WILL COMPANY GET A REPRIEVE?
|| By FITSNEWS || Crony capitalist aircraft manufacturer Boeing and commercial airliner Delta are at each other’s throats when it comes to reauthorization of the U.S. Export-Import Bank (a.k.a. “Boeing’s Bank“), but the two corporations have found a common enemy in the International Association of Machinists and Aerospace Workers (IAM).
In the aftermath of the IAM’s aborted attempt to unionize Delta flight attendants, the National Mediation Board (NMB) stated it “has reason to believe that some unknown person or persons knowingly submitted authorization cards with fraudulent signatures in a possible violation of federal law.”
As a result, the board “has decided to refer the matter to the appropriate office of the United States Department of Justice for further review.”
Delta was “very encouraged” by the board’s actions.
“At the time of the IAM filing in January, many flight attendants were raising questions regarding the validity of the authorization cards the IAM submitted,” Delta’s executive vice president Joanne Smith said in a statement.
Now Boeing – which is staring down a protracted IAM siege at its heavily government-subsidized North Charleston, S.C. facility – is looking to make some hay over the IAM’s troubles.
And maybe more than that …
“Since the IAM withdrew its petition to represent Delta Air Lines Flight Attendants following the IAM’s admission to having submitted cards not actually signed by eligible employees, we have received many questions about whether the IAM may have engaged in similar conduct with Boeing teammates, and if there is anything teammates can do,” read a post from the We Are Boeing SC Facebook page.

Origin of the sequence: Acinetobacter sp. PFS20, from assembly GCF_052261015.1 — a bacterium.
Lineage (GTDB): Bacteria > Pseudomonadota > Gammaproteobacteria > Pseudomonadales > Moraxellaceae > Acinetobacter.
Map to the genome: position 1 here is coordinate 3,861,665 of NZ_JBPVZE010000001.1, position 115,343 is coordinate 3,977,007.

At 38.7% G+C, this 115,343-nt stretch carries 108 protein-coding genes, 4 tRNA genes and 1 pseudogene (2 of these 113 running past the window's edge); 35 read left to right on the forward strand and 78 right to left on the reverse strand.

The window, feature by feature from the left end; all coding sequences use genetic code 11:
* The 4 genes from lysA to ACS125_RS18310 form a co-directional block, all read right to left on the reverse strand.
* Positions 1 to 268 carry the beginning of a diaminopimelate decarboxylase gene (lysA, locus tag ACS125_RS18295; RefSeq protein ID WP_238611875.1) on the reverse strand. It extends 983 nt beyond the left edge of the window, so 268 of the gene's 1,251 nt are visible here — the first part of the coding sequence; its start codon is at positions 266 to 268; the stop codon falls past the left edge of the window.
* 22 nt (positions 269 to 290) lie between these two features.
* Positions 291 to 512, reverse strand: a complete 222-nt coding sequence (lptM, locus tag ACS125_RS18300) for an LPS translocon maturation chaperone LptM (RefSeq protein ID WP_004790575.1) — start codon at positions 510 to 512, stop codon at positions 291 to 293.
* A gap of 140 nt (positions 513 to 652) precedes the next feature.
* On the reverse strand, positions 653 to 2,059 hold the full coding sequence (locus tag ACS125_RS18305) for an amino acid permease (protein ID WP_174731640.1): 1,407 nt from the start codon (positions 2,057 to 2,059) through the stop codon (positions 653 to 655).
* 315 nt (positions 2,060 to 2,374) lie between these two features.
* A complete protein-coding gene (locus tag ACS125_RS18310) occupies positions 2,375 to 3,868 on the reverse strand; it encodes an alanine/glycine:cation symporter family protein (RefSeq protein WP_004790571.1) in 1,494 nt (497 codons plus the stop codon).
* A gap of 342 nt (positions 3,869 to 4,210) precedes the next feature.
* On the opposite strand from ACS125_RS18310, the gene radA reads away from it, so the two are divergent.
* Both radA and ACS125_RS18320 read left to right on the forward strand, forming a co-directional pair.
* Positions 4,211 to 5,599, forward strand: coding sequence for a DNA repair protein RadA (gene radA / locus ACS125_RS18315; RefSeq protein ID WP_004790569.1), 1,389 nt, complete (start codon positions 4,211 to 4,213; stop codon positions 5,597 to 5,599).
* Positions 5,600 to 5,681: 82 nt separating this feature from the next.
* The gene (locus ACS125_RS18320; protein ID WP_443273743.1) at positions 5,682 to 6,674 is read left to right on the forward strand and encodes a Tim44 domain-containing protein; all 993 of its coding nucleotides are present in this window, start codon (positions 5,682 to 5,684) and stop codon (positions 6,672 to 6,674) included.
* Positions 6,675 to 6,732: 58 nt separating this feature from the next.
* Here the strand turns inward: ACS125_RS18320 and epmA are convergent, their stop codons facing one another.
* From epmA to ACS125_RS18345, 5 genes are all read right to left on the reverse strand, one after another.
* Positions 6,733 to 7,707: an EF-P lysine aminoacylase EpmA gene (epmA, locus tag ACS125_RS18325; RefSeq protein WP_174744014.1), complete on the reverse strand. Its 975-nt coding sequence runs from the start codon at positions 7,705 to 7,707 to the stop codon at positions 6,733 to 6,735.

The group also warned workers that the IAM was sending “125 union salesmen (probably from their failed Delta campaign) to ‘blitz’ Boeing SC teammates at home.”
“Teammates have no obligation to let the salesman into their homes,” the post continued, adding that “we’ve heard from many of our teammates that you are tired of unwanted IAM visits to your home.”
What Boeing and its allies do next is critical …
If Boeing believes there’s a chance it might lose the upcoming union election (currently scheduled for April 22), it could file a complaint with the National Labor Relations Board (NLRB) in an effort to stall the vote. However if Boeing believes it is in no danger of losing the election – it will likely confine its “hay-making” within the public relations sphere.
Sources on both sides of this battle have consistently told FITS that the IAM is unlikely to win its first union election against Boeing – and that the entire exercise is viewed by the union as “training” for the “real fight.”
In other words whatever happens on April 22, this fight is just getting started …
FITS first alerted our readers to the IAM unionization push last August (and updated them on the union’s building momentum in January and February). We will continue to follow the brewing battle as it unfolds this spring … and beyond.